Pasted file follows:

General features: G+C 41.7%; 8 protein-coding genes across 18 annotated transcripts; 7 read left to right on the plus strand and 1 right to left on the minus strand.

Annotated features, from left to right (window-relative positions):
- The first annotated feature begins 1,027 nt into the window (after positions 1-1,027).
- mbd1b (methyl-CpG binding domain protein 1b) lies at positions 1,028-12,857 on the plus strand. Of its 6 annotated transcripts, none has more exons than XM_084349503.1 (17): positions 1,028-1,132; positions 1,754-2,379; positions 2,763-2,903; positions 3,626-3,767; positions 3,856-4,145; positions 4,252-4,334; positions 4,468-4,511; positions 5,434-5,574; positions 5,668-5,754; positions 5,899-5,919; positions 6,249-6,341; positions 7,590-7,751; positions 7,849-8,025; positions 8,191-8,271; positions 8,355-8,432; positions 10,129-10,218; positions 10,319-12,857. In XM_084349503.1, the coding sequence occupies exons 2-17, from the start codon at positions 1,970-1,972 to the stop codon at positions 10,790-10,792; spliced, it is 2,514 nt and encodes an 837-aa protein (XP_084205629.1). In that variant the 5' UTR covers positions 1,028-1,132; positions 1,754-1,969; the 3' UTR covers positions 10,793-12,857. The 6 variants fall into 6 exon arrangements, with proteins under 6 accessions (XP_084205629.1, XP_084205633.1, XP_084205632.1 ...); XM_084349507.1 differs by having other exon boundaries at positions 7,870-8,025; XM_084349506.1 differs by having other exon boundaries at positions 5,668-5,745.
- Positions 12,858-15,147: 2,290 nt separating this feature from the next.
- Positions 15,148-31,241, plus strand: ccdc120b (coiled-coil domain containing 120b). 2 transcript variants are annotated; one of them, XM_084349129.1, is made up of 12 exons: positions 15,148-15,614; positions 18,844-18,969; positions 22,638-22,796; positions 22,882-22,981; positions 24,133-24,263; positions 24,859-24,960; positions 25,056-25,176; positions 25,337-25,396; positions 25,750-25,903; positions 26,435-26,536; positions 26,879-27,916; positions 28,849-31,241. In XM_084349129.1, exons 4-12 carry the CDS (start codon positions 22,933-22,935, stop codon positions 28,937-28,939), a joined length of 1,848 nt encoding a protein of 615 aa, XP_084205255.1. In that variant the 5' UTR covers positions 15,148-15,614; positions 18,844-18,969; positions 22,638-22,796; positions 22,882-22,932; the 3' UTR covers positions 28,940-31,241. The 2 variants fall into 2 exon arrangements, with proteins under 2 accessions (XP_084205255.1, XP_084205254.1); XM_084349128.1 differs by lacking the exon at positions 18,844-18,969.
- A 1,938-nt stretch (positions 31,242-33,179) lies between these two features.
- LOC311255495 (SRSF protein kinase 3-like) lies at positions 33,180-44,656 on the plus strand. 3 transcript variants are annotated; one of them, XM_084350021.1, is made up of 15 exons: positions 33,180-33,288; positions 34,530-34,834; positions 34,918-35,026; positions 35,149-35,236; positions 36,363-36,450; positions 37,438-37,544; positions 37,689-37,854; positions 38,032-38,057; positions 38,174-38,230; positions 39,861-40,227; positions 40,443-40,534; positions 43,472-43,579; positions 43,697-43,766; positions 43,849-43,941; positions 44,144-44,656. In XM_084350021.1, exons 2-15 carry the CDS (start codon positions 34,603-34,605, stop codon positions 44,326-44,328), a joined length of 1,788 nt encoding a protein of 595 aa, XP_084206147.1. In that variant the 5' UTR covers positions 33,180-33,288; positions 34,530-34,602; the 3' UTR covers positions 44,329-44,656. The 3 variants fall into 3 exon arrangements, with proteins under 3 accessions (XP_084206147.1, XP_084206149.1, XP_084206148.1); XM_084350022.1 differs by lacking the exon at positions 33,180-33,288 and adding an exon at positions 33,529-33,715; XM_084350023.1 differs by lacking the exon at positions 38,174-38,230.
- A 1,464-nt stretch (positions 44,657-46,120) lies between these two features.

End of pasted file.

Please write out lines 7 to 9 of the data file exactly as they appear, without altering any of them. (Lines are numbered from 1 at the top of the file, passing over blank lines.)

- A 1,938-nt stretch (positions 31,242-33,179) lies between these two features.
- LOC311255495 (SRSF protein kinase 3-like) lies at positions 33,180-44,656 on the plus strand. 3 transcript variants are annotated; one of them, XM_084350021.1, is made up of 15 exons: positions 33,180-33,288; positions 34,530-34,834; positions 34,918-35,026; positions 35,149-35,236; positions 36,363-36,450; positions 37,438-37,544; positions 37,689-37,854; positions 38,032-38,057; positions 38,174-38,230; positions 39,861-40,227; positions 40,443-40,534; positions 43,472-43,579; positions 43,697-43,766; positions 43,849-43,941; positions 44,144-44,656. In XM_084350021.1, exons 2-15 carry the CDS (start codon positions 34,603-34,605, stop codon positions 44,326-44,328), a joined length of 1,788 nt encoding a protein of 595 aa, XP_084206147.1. In that variant the 5' UTR covers positions 33,180-33,288; positions 34,530-34,602; the 3' UTR covers positions 44,329-44,656. The 3 variants fall into 3 exon arrangements, with proteins under 3 accessions (XP_084206147.1, XP_084206149.1, XP_084206148.1); XM_084350022.1 differs by lacking the exon at positions 33,180-33,288 and adding an exon at positions 33,529-33,715; XM_084350023.1 differs by lacking the exon at positions 38,174-38,230.
- A 1,464-nt stretch (positions 44,657-46,120) lies between these two features.